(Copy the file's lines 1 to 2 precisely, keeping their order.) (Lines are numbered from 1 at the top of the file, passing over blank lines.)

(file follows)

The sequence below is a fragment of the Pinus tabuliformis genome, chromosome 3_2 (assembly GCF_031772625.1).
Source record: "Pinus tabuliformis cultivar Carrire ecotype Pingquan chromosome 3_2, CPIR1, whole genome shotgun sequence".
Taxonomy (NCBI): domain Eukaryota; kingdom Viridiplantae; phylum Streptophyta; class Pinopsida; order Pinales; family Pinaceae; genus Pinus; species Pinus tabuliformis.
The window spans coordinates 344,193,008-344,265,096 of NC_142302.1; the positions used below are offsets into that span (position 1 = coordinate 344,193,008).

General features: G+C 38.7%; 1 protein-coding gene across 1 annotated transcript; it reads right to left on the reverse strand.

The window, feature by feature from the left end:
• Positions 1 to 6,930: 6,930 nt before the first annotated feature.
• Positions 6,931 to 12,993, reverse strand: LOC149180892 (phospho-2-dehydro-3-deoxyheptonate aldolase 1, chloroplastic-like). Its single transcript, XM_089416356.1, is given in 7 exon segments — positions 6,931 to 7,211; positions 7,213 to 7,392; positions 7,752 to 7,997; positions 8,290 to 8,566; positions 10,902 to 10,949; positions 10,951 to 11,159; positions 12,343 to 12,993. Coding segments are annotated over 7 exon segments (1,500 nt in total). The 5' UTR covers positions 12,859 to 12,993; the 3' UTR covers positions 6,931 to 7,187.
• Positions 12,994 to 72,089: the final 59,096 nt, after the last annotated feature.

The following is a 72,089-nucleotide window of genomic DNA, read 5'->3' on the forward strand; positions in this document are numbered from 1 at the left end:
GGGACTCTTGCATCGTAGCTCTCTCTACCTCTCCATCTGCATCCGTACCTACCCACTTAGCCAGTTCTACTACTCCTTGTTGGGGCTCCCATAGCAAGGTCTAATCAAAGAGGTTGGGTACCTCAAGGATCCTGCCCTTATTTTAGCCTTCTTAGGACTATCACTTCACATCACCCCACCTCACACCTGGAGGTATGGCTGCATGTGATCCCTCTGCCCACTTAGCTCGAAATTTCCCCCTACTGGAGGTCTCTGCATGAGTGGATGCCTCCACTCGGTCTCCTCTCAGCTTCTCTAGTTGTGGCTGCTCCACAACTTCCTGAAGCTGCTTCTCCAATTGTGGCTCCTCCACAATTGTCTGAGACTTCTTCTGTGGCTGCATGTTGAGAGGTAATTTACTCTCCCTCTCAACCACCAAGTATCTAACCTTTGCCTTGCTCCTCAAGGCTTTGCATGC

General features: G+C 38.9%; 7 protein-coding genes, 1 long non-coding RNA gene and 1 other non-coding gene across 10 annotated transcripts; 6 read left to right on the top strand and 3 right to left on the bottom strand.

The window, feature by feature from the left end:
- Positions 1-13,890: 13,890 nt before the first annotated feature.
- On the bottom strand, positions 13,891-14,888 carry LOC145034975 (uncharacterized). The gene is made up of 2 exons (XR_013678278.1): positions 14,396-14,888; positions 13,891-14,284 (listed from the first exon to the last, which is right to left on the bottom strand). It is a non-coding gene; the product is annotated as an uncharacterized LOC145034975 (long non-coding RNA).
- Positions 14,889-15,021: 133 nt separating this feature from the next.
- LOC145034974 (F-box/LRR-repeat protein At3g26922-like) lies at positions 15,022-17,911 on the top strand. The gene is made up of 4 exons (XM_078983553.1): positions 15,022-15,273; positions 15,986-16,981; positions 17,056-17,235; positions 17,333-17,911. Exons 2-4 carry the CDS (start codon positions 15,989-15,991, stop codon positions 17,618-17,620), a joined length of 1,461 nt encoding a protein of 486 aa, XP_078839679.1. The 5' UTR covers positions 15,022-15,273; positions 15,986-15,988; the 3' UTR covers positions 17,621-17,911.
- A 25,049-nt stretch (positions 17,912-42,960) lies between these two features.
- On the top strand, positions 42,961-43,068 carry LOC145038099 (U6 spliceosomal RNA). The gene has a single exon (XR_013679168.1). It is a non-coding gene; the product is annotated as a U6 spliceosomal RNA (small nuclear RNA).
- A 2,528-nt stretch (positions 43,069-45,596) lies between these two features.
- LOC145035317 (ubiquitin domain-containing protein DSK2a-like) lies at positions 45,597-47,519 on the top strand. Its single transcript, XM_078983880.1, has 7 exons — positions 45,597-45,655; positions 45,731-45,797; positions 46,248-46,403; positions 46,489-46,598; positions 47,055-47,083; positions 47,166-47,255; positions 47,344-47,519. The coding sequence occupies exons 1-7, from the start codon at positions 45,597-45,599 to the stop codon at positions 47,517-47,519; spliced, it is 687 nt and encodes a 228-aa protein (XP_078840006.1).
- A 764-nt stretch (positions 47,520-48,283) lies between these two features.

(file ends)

The sequence below is a fragment of the Pinus tabuliformis genome, chromosome 3_2 (assembly GCF_031772625.1).
Source record: "Pinus tabuliformis cultivar Carrire ecotype Pingquan chromosome 3_2, CPIR1, whole genome shotgun sequence".